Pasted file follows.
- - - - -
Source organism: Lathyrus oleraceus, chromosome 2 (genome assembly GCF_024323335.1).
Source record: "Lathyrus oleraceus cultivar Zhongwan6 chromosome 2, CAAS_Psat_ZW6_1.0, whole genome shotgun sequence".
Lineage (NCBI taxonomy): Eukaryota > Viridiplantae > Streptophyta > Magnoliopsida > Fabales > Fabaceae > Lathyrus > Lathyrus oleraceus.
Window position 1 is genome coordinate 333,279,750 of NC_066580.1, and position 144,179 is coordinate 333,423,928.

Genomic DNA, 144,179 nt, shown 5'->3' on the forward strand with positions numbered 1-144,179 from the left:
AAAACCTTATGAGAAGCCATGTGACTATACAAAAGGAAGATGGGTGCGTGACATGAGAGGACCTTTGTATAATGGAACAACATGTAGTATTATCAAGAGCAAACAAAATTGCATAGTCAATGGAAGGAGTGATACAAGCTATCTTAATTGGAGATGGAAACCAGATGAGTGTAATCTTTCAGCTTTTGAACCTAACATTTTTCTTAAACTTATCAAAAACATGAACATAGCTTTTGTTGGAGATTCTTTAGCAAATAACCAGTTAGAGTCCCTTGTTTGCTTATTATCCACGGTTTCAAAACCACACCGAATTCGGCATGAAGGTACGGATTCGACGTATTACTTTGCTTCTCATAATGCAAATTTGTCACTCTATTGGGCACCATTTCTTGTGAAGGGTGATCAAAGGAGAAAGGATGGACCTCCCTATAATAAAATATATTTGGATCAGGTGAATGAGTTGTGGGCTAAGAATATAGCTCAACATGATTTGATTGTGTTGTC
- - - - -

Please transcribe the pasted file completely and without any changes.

Source organism: Lathyrus oleraceus, chromosome 2 (genome assembly GCF_024323335.1).
Source record: "Lathyrus oleraceus cultivar Zhongwan6 chromosome 2, CAAS_Psat_ZW6_1.0, whole genome shotgun sequence".
Lineage (NCBI taxonomy): Eukaryota > Viridiplantae > Streptophyta > Magnoliopsida > Fabales > Fabaceae > Lathyrus > Lathyrus oleraceus.
Window position 1 is genome coordinate 333,279,750 of NC_066580.1, and position 144,179 is coordinate 333,423,928.

Genomic DNA, 144,179 nt, shown 5'->3' on the forward strand with positions numbered 1-144,179 from the left:
AAAACCTTATGAGAAGCCATGTGACTATACAAAAGGAAGATGGGTGCGTGACATGAGAGGACCTTTGTATAATGGAACAACATGTAGTATTATCAAGAGCAAACAAAATTGCATAGTCAATGGAAGGAGTGATACAAGCTATCTTAATTGGAGATGGAAACCAGATGAGTGTAATCTTTCAGCTTTTGAACCTAACATTTTTCTTAAACTTATCAAAAACATGAACATAGCTTTTGTTGGAGATTCTTTAGCAAATAACCAGTTAGAGTCCCTTGTTTGCTTATTATCCACGGTTTCAAAACCACACCGAATTCGGCATGAAGGTACGGATTCGACGTATTACTTTGCTTCTCATAATGCAAATTTGTCACTCTATTGGGCACCATTTCTTGTGAAGGGTGATCAAAGGAGAAAGGATGGACCTCCCTATAATAAAATATATTTGGATCAGGTGAATGAGTTGTGGGCTAAGAATATAGCTCAACATGATTTGATTGTGTTGTC